The Minnesota Twins had plenty of opportunities to trade Ervin Santana over the winter.
With the free agent market lacking in starting pitching, the right-hander was looked upon as a quality alternative by many teams. The fact that Santana was under contract for two more seasons at a total of $28 million also made him attractive.
The Twins could have been easily tempted to trade Santana following a 103-loss season, the worst in franchise history, to add younger players for a potential rebuild. However, the new management team of chief baseball officer Derek Falvey and general manager Thad Levine decided against it.
“We felt it was really important to have that anchor for the rotation,” Falvey said. “You need that pitcher who you can count on to give you a good outing and pitch deep into games almost every time out. We felt we had that Ervin and whatever we might get back in a trade wouldn’t equal the value of what he brings to us.”
The Twins have gotten off to a surprising start — they were in first place in the American League Central going the opener of their three-game home series with the Colorado Rockies that began Tuesday night — and Santana has played a big part.
The 34-year-old is 6-1 with a 1.50 ERA in eight starts, allowing just 23 hits in 54 innings for a minuscule .128 opponents’ batting average. He also has 41 strikeouts and 21 walks.
That continues a trend of strong pitching that goes back to just prior to last year’s All-Star break. In his past 26 starts, dating to last June 25, Santana is 12-5 with a 2.12 ERA.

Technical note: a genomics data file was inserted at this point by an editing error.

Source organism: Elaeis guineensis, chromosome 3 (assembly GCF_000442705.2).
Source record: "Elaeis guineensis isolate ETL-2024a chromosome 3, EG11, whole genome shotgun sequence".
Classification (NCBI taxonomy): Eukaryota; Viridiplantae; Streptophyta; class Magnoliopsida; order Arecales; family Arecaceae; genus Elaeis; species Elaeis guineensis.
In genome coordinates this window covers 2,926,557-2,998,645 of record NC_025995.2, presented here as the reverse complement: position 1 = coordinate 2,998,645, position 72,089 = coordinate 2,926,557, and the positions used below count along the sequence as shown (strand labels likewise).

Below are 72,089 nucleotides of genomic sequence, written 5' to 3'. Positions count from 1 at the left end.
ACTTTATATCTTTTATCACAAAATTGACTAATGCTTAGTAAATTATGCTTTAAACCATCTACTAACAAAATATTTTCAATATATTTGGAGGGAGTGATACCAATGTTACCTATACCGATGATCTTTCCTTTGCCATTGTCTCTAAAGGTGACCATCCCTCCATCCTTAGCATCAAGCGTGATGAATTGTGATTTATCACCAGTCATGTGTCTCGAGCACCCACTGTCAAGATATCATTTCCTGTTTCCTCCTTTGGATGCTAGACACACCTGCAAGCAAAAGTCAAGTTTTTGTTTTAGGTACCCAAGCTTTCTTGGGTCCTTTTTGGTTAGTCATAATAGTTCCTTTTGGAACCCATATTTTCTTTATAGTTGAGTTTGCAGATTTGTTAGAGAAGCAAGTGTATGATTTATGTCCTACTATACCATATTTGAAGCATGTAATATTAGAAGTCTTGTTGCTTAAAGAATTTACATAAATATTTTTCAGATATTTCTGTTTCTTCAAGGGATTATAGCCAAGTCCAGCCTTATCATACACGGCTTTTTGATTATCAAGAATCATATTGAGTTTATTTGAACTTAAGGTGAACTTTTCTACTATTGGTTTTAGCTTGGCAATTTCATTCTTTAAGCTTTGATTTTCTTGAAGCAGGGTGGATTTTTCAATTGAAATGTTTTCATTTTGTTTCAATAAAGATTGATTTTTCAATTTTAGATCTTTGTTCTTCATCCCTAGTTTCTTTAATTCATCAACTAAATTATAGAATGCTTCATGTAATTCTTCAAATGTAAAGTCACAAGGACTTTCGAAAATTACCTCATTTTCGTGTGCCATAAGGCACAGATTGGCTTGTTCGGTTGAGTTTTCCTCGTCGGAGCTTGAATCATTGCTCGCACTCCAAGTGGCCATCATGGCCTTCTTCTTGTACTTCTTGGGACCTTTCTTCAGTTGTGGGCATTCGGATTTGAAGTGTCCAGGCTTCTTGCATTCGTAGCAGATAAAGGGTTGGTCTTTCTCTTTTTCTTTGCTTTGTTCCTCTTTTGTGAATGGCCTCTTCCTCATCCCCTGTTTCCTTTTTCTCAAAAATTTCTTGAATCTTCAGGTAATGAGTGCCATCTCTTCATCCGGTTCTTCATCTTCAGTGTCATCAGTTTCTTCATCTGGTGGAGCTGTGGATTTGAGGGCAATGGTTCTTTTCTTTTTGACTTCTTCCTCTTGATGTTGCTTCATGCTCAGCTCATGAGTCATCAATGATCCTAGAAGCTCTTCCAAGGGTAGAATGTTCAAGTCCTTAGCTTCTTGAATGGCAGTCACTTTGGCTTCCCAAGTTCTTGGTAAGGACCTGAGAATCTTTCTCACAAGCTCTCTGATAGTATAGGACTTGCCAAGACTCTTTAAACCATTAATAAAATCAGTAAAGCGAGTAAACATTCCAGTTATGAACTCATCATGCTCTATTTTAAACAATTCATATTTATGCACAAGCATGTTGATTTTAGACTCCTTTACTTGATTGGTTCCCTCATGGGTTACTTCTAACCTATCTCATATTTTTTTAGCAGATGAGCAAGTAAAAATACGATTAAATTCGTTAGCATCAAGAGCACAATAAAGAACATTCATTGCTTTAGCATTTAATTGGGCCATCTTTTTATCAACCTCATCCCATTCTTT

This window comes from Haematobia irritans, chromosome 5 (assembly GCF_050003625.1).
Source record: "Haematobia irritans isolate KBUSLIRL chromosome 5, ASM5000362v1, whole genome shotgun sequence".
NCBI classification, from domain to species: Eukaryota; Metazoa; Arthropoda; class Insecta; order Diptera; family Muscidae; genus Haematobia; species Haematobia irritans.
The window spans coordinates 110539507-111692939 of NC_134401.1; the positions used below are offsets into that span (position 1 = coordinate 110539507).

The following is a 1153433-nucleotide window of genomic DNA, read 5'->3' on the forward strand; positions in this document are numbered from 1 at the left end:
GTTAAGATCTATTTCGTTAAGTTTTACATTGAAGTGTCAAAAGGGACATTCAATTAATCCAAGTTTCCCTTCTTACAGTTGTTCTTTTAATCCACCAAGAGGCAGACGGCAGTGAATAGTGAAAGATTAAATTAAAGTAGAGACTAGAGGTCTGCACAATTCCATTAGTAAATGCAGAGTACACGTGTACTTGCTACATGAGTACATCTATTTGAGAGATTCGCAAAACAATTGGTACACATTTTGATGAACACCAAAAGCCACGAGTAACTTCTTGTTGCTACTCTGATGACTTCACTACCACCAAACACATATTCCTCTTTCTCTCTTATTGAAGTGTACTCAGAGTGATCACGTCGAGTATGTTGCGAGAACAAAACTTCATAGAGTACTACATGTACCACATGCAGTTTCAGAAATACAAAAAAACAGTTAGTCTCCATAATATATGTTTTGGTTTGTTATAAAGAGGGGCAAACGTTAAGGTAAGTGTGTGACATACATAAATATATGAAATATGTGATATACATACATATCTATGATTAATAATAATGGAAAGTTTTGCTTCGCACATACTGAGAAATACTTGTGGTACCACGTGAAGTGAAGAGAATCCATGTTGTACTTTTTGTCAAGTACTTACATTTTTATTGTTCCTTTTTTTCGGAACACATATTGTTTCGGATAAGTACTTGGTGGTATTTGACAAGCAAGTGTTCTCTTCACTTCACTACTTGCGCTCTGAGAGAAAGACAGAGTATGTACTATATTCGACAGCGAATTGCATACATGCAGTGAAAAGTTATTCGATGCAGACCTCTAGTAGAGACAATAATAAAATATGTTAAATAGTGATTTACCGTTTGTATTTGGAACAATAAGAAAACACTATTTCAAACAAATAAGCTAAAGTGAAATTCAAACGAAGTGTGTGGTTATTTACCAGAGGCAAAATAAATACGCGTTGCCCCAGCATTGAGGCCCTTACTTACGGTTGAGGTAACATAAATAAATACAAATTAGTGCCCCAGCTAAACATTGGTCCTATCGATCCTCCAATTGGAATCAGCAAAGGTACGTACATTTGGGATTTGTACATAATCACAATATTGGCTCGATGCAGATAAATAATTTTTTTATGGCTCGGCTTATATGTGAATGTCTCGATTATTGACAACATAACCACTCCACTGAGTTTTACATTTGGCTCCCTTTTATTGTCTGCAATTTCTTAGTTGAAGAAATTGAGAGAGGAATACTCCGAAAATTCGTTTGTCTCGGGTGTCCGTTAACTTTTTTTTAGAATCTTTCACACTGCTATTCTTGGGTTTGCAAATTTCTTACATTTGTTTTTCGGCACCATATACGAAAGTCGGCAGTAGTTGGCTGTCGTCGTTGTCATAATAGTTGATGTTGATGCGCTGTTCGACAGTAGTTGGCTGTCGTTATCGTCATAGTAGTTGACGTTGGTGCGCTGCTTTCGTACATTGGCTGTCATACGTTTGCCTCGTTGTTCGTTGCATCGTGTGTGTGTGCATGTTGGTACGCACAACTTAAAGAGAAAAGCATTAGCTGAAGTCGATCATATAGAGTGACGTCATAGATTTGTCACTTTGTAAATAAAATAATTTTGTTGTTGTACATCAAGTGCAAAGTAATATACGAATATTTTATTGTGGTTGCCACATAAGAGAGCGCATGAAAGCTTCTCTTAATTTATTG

Somewhat surprising, Santana says that his 2017 success is unrelated to his strong finish of 2016.
“Every season is a new season,” Santana said. “Once the season is over, you go home, rest up and get ready for the next season. What happens one year doesn’t matter the next.”
That sums up the Twins’ thinking as a team after having the worst record in the major leagues last season.
They wiped the slate clean for 2017 despite the only major change to the roster being the addition of free agent catcher Jason Castro on a three-year, $24.5 million contract.
“A lot of bad things happened last year,” Santana said. “All we could do was forget about it and move on. Everyone came to spring training with a new feeling. Last year was behind us and we were ready for better things. Everybody was positive.”
Few things have been better for the Twins than a Santana start. They have gone 7-2 with him and 12-13 without him.
“We seem to have a little more moxie when he is on the mound,” Twins manager Paul Molitor said. “Just a good feeling, knowing he is starting the game for you.”
Now the Twins need to find a few more starters they can feel that way about from a rotation that includes left-hander Hector Santiago and right-handers Phil Hughes and Jose Berrios if they plan to contend for the long haul.
The Twins, though, can be heartened by their 4.23 ERA. That is down from their 5.08 mark of last season, which was second-worst in the major leagues, barely ahead of the Arizona Diamondbacks’ 5.09.
“Our pitching staff has really stabilized,” Twins first baseman Joe Mauer said. “Our pitchers are keeping us in games and giving us a chance to win. It makes a big difference. And when Ervin is out there, you expect him to shut the other team down.”